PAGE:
Questioning Circumcision: A Jewish Taboo
The modern Jewish community is an extremely introspective group that is seemingly willing to question everything.
Want to question the Bible? What took you so long?! Want to question God? Join the club. Israel? Get in line!
However, there are still a few questions that seem to be somewhat taboo within the Jewish public sphere and near the top of this list is circumcision. Not only is this topic extremely fraught and potentially divisive, but it is also an absolutely fascinating one as it lies at the intersection of religion, medicine, law and moral philosophy.
If we imagine explaining circumcision to someone who has never heard to the concept, we could imagine the sheer look of horror that would arise on their face.
When questioned about this, new Jewish parents could respond in a couple of ways. They could, of course, quote the relevant passages throughout the Bible which command circumcision and talk about how they believe that God has commanded this action.
However the majority of Jews in America who will circumcise their son this year do not actually believe this. Chances are (according to recent Pew studies) that these parents probably drive on Shabbat, eat non-kosher, are pro gay marriage and view most of the laws in the Bible as archaic and irrelevant regarding their day to day lives. Why should circumcision be any different?
Many others will immediately retort that circumcision has a whole host of positive medical effects. Now before discussing the relevant science behind this claim, it is important to put this answer in perspective. There is a long tradition of Jewish thinkers defending Jewish practices by claiming that it has positive medical effects. Perhaps the most well-known example is Maimonides when he tried to defend the laws of kashrut by saying that they are for general health, a longtime discounted position that some surprisingly still advocate for.
However, defending religious practice via health is a difficult, irresponsible and misleading argumentative route to go down. If one’s end goal is simply health, there are a myriad of better routes to go down than relying on religious rituals.
Back to the science. For now it seems like the positive effects of circumcising a baby outweigh the negative ones. According to an array of recent studies, there does seem to be a slightly lower risk of contracting certain infections, diseases, and according to one study even penile cancer.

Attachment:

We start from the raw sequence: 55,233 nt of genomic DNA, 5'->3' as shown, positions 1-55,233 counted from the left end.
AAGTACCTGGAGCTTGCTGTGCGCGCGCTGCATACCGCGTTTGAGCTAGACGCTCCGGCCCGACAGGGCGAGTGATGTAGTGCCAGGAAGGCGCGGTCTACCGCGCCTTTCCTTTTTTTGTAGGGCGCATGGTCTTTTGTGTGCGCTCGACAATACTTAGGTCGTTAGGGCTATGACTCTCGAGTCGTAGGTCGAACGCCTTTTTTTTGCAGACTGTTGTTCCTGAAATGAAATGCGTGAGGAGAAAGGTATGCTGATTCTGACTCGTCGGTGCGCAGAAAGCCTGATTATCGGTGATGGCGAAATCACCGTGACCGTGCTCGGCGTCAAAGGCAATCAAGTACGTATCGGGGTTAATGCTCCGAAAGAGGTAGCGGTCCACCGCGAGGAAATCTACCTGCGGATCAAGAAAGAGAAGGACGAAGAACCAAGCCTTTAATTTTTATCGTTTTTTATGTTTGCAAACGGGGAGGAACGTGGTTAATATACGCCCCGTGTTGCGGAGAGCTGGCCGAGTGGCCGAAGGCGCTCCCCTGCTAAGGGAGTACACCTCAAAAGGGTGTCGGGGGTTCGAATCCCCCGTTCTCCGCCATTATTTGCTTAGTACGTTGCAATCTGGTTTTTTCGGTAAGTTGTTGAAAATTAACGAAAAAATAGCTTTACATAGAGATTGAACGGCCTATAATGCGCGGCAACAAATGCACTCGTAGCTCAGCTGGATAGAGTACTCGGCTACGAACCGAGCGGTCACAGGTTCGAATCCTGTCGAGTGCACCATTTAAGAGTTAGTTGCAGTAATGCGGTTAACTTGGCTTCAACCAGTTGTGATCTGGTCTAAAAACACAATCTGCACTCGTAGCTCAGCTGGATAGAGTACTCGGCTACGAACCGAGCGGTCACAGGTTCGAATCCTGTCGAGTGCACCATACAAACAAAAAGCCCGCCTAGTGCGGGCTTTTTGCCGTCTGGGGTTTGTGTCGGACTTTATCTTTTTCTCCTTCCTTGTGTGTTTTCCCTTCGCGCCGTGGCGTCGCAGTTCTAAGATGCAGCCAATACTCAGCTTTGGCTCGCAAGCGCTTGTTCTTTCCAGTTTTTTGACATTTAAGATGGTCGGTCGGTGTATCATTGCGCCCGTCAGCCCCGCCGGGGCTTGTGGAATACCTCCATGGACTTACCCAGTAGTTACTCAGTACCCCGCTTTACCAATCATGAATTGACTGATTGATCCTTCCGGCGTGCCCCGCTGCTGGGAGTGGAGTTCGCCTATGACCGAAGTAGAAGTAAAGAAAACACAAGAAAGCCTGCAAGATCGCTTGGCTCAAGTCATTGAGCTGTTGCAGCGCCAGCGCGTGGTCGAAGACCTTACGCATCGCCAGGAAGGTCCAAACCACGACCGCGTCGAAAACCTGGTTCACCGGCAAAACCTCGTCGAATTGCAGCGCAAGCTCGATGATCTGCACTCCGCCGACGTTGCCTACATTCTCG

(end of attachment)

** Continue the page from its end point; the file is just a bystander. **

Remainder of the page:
However, as critics like to point out, since most of these diseases appear in less than 1% of men, it is difficult to formally conclude that circumcision helps. Furthermore, a whole host of potential errors can occur during the circumcision itself - especially if it is done outside a proper medical facility. Although most medical professionals agree that circumcision is probably not detrimental and may even help in certain cases, very few advocate for it to become standard medical practice.
Within the modern legal realm, some people may remember the attempted circumcision ban in San Francisco in 2011. While this created quite the national stir, the conclusion was the State of California officially passing a bill to stymie local cities and towns from attempting to ban the practice in the near future. As long as the medical community remains somewhat neutral on the effects of circumcision, it will probably remain legal in America.
As I continue to think about this topic, a fundamental question persists in my head. If, like the majority of American Jews, one does not believe in the divinity of the Torah, how can we defend circumcision, with all of the risks involved, from a moral perspective, assuming that the medical benefits are inconclusive?
Now for full disclaimer. I will almost certainly circumcise my son(s.) Furthermore, I am happy that my parents circumcised me. But there are plenty of individuals who do not feel the same way. A quick Google search will reveal thousands of men, along with support groups, who feel that they were “genitally mutilated” against their will. This does not even count the small number of men who were actually permanently harmed from a circumcision gone wrong. What could one possibly say to their child if they grow up and are unhappy about being circumcised in their youth?
One side of me wants to simply wave these people off. It is such a minuscule number of men who are actually upset at having been circumcised as a baby and, especially as a Jew, it is almost a prerequisite to fitting in within the community. Surly these benefits outweigh the tiny chance of risk or the even tinier chance that your child will be unhappy with his successful circumcision.
On the other hand, in its grimmest form, it is an irreversible act with potential determinants that one forces on another autonomy-less human for no other reason than tradition. And if one does not believe that this tradition is divine in any way, there is definitely a conversation to be had.
So, for cultural or traditional Jews who do not believe in the divinity of the Torah but would never consider leaving your son uncircumcised, how do you think about this question?
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